Table of Contents

How Welfare States Shape the Democratic Public

How Welfare States Shape the Democratic Public

Policy Feedback, Participation, Voting, and Attitudes

Globalization and Welfare series

Edited by Staffan Kumlin and Isabelle Stadelmann-Steffen

Staffan Kumlin and Isabelle Stadelmann-Steffen bring together political scientists and sociologists from different and frequently separated research communities to examine policy feedback in European welfare states. In doing so, they offer a rich menu of different methodological approaches. The book demonstrates how long-term policy legacies and short-term policy change affect the public, but also shows that such processes are contingent on individual characteristics and political context.

Chapter 13: How proximate and visible policies shape self-interest satisfaction, and spending support: the case of public service production

Troels Fage Hedegaard and Christian Albrekt Larsen

Subjects: politics and public policy, european politics and policy, social policy and sociology, comparative social policy, welfare states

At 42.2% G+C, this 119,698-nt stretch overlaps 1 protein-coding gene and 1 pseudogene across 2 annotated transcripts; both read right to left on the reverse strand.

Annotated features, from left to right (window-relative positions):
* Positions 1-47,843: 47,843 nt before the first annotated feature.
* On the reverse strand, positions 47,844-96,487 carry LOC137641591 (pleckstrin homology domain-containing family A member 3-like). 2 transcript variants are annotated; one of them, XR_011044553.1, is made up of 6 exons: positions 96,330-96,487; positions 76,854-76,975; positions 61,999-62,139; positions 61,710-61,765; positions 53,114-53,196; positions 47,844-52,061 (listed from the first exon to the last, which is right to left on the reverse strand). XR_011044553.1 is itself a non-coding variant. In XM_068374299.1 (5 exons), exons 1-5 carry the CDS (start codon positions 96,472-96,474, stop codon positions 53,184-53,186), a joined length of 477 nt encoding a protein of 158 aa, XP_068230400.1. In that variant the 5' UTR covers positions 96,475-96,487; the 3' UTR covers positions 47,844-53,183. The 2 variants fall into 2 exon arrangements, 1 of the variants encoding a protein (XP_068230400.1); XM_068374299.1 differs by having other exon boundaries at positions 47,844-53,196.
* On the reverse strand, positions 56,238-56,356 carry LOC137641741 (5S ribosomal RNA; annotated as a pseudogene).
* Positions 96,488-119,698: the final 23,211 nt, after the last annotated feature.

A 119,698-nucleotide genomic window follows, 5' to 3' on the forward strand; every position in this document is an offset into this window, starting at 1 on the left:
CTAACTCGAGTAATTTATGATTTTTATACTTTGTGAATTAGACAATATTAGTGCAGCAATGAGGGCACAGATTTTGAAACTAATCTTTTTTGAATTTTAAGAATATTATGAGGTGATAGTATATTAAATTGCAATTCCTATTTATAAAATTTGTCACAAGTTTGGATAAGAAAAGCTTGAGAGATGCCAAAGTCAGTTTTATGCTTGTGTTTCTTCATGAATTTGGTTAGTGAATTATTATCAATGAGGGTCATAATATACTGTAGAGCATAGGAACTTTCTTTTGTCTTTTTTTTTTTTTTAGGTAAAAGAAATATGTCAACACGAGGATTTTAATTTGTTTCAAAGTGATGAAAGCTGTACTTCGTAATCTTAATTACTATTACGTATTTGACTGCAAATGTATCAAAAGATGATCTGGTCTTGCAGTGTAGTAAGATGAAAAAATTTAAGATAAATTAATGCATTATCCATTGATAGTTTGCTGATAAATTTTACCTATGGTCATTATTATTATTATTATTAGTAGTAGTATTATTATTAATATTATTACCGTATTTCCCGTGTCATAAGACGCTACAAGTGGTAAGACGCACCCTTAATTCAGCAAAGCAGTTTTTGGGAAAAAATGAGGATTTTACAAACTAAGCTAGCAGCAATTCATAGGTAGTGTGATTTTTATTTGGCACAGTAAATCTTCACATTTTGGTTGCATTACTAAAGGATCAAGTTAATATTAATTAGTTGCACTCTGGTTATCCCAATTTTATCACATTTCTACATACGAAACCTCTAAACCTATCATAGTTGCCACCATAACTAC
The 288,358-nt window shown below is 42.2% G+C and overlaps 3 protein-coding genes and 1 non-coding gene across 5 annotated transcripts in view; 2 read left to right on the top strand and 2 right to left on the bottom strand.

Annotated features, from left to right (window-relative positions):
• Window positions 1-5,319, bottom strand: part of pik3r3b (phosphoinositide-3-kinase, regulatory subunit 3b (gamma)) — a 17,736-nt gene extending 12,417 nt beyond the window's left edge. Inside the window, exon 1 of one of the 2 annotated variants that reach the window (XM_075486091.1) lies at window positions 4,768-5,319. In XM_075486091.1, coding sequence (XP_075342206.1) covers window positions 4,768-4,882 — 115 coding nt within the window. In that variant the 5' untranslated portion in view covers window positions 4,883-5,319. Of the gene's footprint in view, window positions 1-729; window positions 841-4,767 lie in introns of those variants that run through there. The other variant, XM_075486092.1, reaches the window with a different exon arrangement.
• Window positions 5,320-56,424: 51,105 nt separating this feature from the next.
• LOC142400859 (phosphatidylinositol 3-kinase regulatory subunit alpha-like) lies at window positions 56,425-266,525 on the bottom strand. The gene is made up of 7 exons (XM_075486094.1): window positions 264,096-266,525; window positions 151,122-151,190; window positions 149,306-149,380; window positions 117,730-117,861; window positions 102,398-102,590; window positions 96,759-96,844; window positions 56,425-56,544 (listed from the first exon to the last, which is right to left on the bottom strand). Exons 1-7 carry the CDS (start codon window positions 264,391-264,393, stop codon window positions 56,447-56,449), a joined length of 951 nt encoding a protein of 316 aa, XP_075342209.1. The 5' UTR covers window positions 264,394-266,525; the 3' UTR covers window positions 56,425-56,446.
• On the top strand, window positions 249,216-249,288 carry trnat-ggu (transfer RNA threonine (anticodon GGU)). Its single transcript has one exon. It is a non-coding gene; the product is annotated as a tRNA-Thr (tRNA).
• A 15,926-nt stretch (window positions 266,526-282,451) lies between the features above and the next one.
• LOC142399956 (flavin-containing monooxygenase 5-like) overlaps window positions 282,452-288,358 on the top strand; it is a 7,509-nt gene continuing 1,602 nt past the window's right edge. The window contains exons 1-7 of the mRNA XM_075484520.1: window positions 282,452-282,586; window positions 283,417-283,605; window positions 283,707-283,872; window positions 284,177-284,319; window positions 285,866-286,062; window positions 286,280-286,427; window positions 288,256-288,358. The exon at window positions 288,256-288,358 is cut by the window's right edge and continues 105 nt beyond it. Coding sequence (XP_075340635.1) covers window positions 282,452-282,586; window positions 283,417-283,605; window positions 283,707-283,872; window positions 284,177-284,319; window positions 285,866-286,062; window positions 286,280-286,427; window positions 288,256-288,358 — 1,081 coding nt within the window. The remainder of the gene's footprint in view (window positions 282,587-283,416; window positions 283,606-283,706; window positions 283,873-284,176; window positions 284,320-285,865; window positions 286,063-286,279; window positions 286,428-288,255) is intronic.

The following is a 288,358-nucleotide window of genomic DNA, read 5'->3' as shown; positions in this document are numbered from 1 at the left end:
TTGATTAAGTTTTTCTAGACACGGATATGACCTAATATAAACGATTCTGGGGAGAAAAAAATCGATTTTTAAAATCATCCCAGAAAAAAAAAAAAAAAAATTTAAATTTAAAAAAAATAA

The basic idea behind policy feedback is that once a policy has been enacted, and an institution has been created, it can impact the attitudes and actions of certain groups or entire populations. The idea is often traced back to E.E. Schattschneider, who in 1935 argued that new policies create new politics (Pierson 1993, Skocpol 1992). This chapter examine show public service provision, namely child-care, primary- and secondary public school and elderly care, creates a new political game. We focus on Denmark, where this kind of service production is particularly widespread. Together with what Esping-Andersen famously labelled ìsocial democratic welfare regimesî (Esping-Andersen 1990), Denmark stands out in terms of its large public service production. In 2009 the Danish public expenditure on child-care (including pre-primary education) amounted to 1.4 per cent of GDP; twice the size of the OECD average of only 0.7 per cent and only surpassed by Iceland (1.7 per cent). In 2009 the Danish expenditures on primary and secondary schools amounted to 5 per cent of GDP, topping all OECD states (OECD Socx database). Finally, Danish elderly care expenditures were around 2.6 per cent of GDP in 2009 (surpassed only by Sweden and the Netherlands); the EU-average was around 1.2 per cent of GDP. Denmark is clearly a good case to study in terms of how public service production influences the electorate in a generous welfare state context.

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